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Court of Appeals of Kentucky.

Linda BURCH, Appellant, v. TAYLOR DRUG STORE, INC. ;  and Kentucky Unemployment Insurance Commission, Appellees,


Nos. 96-CA-1703-MR, 96-CA-1822-MR.

Decided: January 30, 1998

Before DYCHE, HUDDLESTON and KNOPF, JJ. Randall K. Justice, Frankfort, for Kentucky Unemployment Insurance Commission. Oliver H. Barber, Jr., Rebecca Rudd Barnes, Gittleman & Barber, Louisville, for Linda Burch. Kenneth S. Handmaker, Julie A. Gregory, Middleton & Reutlinger, Louisville, for Taylor Drug Stores, Inc.


These appeals are from a circuit court judgment reversing a decision by the Kentucky Unemployment Insurance Commission (the Commission) to award unemployment insurance benefits to the applicant.   We reverse that portion of the circuit court's judgment holding that the Commission exceeded its statutory authority by removing the claim from the referee prior to the entry of a final order.   However, we affirm the portion of the circuit court's order holding that the Commission's findings were not supported by substantial evidence.   Therefore, we affirm the circuit court in result.

We take our recitation of the facts of this case from the Commission's factual findings.   Linda Burch began her employment with Taylor Drug Store on August 26, 1992 as a part-time sales clerk.   Prior to beginning her employment, she had been diagnosed as having a dissociative disorder and major depression with psychotic features.   For these conditions, her physician prescribed the anti-depressant drug Zoloft, and she regularly saw a therapist.   Her supervisor at Taylor Drug was aware of her therapy schedule and took steps to accommodate Burch's regular appointments.

In 1992, Burch's position changed to full-time pharmacy clerk.   Taylor Drug acknowledges that Burch was a model employee.   On two (2) separate occasions, Taylor Drug gave Burch commendations and awards for her work performance.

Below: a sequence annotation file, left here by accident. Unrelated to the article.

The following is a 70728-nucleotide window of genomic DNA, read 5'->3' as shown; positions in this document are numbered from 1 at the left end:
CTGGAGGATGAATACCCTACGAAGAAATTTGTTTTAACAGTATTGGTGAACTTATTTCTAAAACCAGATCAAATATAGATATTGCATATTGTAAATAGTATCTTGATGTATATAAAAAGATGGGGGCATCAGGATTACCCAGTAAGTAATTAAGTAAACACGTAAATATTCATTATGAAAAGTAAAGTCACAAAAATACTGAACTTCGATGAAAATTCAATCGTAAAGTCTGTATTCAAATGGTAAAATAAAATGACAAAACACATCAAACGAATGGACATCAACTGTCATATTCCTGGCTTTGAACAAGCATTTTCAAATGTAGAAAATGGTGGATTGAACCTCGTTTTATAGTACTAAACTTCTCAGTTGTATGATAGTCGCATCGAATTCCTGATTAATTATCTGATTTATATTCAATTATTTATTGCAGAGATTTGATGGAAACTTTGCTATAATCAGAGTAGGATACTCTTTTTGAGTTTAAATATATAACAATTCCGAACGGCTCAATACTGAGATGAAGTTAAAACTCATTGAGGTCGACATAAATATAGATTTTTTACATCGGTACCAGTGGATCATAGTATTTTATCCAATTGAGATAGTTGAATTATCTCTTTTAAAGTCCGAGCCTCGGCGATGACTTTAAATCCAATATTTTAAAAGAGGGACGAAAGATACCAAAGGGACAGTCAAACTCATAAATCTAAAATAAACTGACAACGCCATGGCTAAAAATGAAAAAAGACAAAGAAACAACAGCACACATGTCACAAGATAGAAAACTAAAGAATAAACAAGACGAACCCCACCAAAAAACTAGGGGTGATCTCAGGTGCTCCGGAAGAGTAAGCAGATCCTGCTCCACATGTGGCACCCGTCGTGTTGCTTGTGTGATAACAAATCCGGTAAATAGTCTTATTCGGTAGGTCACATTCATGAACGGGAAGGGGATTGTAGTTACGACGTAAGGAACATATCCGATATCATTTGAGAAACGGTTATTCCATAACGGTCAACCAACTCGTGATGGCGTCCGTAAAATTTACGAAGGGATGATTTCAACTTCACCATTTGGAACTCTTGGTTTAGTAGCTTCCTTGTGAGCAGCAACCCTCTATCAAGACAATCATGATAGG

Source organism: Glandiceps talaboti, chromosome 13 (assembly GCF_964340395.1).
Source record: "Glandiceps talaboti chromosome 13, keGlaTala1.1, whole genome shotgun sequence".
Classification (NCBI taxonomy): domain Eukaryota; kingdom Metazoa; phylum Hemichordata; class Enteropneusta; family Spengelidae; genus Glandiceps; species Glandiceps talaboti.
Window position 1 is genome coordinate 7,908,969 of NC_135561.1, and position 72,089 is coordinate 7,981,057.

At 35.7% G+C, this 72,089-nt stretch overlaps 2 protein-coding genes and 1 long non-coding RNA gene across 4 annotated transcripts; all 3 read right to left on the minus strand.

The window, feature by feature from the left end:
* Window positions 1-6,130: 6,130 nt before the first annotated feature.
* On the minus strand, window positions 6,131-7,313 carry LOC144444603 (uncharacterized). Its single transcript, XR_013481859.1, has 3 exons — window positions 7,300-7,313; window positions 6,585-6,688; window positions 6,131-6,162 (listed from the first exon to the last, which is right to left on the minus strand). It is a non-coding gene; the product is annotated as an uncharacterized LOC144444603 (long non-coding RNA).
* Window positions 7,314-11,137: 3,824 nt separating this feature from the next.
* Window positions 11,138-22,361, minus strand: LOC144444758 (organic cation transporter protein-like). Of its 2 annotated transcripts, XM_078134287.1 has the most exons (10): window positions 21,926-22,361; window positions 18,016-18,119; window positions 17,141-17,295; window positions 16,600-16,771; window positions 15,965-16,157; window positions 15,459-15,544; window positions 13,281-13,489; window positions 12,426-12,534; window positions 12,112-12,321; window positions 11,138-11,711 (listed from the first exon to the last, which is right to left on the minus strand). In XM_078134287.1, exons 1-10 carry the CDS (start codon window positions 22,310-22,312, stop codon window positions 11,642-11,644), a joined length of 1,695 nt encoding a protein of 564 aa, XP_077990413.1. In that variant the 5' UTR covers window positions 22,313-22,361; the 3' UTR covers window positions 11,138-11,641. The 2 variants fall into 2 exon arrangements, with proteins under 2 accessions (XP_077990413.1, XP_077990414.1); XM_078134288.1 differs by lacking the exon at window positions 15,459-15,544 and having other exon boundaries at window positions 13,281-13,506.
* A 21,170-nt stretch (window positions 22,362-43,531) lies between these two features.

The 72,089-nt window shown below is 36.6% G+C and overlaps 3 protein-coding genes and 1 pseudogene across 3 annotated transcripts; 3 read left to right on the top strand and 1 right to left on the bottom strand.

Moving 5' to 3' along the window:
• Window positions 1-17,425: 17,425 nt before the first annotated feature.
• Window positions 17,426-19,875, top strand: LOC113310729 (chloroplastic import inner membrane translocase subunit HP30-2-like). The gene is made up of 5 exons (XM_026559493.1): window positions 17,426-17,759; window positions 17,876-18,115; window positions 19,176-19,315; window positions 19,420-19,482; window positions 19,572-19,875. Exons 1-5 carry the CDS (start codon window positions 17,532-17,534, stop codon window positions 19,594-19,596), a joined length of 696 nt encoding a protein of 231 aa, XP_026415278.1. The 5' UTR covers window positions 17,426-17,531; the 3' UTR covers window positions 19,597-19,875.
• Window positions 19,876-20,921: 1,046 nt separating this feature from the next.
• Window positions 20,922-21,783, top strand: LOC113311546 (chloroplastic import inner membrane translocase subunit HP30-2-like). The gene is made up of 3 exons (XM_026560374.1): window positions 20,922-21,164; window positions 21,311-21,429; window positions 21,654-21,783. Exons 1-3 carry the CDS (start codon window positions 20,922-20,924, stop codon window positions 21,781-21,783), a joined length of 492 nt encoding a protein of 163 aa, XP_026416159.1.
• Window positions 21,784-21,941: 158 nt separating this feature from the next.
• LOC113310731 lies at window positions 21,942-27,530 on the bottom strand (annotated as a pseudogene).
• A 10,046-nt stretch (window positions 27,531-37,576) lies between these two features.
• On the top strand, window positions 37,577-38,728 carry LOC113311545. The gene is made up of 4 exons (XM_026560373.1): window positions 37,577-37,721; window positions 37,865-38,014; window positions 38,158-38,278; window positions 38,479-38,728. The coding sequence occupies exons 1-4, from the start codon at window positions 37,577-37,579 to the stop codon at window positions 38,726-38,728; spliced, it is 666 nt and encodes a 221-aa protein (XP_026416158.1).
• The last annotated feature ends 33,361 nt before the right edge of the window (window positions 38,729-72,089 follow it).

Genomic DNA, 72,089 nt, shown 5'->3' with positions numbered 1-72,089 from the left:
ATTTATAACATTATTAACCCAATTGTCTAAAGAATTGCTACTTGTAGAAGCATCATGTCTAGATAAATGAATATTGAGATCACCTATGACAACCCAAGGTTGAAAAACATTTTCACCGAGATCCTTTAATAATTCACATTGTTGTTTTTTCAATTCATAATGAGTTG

On April 26, 1994, an incident occurred between two (2) of Burch's co-workers.   Burch took it upon herself to bring the incident to the attention of the store management.   Her supervisor, Joyce Warner, informed Burch to stay out of the dispute, and that Warner would handle the situation.   Store management did deal with the situation, but Burch continued to dwell on it to the point which it was upsetting her.   From this time on, Burch began to withdraw and would not speak to anyone unless it was necessary to conduct business.   On April 27, Burch informed Warner in a raised voice that she did not want to be assigned extra work hours because, “I'm just here putting in my time.   I'm just putting in eight hours.”

On April 28, Burch was scheduled to work until 9:00 p.m. with the pharmacist, Mike Ball. Around 4:45 p.m. another employee, Elaine Brooks, was about to end her shift and asked Ball if she should close down her register.   Ball instructed Brooks to leave her register open as it was the only register from which money orders could be purchased.   Burch overheard Ball's statement and announced, “Someone better count that register down because I'm not going to do it.”   When Ball suggested that Burch calm down, she repeated her statement.   Ball then asked Burch to come into his office, at which point Burch refused.   When Ball again asked Burch to go to his office, she again refused.   Finally, after a third request from Ball, Burch accompanied Ball to his office.